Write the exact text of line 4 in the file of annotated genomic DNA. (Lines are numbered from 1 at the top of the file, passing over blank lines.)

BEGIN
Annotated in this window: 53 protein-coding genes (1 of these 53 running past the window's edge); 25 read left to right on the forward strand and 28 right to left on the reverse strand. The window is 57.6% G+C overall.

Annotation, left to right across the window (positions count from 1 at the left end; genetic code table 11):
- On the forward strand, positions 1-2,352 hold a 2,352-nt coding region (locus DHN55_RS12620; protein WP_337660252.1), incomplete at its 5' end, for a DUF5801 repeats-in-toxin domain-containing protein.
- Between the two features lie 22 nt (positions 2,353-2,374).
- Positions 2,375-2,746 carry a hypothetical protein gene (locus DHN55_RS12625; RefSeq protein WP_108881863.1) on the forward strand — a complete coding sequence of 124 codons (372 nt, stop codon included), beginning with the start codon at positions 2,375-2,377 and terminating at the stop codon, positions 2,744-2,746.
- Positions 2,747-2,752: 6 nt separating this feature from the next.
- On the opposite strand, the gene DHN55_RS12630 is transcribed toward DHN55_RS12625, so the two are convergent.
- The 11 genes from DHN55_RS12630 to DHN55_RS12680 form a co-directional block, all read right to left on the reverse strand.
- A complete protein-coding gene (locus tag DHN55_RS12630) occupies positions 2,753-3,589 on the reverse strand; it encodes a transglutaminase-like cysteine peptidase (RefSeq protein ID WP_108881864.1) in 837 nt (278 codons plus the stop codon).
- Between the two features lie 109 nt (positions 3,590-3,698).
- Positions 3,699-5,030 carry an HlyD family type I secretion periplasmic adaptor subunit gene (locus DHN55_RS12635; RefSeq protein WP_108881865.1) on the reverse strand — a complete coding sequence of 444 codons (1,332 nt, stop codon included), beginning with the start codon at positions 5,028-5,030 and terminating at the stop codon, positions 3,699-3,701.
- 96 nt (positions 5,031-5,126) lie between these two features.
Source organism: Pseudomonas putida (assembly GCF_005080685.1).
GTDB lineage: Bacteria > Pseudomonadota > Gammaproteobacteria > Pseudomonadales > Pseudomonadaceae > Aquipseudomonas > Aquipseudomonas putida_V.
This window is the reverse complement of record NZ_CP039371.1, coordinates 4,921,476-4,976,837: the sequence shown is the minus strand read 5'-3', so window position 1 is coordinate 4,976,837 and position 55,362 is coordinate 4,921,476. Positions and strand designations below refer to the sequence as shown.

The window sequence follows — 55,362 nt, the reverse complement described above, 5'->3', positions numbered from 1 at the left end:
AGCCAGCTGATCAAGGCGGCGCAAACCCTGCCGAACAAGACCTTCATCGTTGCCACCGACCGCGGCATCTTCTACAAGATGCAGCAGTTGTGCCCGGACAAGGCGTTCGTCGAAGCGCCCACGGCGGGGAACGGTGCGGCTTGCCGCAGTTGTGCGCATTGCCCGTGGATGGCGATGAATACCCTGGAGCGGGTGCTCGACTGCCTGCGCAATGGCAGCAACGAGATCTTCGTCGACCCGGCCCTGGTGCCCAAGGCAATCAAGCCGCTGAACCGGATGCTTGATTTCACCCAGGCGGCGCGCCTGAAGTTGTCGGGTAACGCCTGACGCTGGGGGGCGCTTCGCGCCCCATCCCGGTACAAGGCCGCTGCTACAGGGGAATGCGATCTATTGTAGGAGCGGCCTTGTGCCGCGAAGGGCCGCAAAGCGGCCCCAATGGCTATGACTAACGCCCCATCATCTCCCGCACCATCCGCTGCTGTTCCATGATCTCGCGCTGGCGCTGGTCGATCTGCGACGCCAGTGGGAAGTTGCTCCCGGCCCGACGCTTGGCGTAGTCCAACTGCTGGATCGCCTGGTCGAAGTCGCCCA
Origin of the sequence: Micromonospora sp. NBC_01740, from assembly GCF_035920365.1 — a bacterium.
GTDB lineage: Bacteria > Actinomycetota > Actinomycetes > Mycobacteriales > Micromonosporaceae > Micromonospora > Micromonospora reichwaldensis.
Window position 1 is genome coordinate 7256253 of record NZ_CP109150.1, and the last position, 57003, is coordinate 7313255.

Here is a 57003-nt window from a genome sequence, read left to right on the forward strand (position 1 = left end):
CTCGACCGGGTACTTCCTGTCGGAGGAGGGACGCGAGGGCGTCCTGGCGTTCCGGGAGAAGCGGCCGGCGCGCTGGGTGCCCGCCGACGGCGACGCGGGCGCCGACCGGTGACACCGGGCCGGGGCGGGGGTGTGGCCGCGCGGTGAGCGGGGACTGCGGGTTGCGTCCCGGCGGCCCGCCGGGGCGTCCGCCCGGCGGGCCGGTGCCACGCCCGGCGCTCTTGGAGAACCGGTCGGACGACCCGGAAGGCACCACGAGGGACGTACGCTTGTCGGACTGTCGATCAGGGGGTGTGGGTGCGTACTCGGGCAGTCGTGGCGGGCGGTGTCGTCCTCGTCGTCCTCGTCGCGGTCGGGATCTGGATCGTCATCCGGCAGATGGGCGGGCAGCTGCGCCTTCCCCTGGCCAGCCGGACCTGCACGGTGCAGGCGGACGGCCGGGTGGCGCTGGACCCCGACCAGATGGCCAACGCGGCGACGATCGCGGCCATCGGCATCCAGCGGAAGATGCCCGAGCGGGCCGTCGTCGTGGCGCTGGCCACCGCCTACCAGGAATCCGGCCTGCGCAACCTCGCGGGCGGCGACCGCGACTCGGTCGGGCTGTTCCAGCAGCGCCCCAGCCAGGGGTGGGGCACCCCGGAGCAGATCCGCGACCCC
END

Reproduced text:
- Between the two features lie 22 nt (positions 2,353-2,374).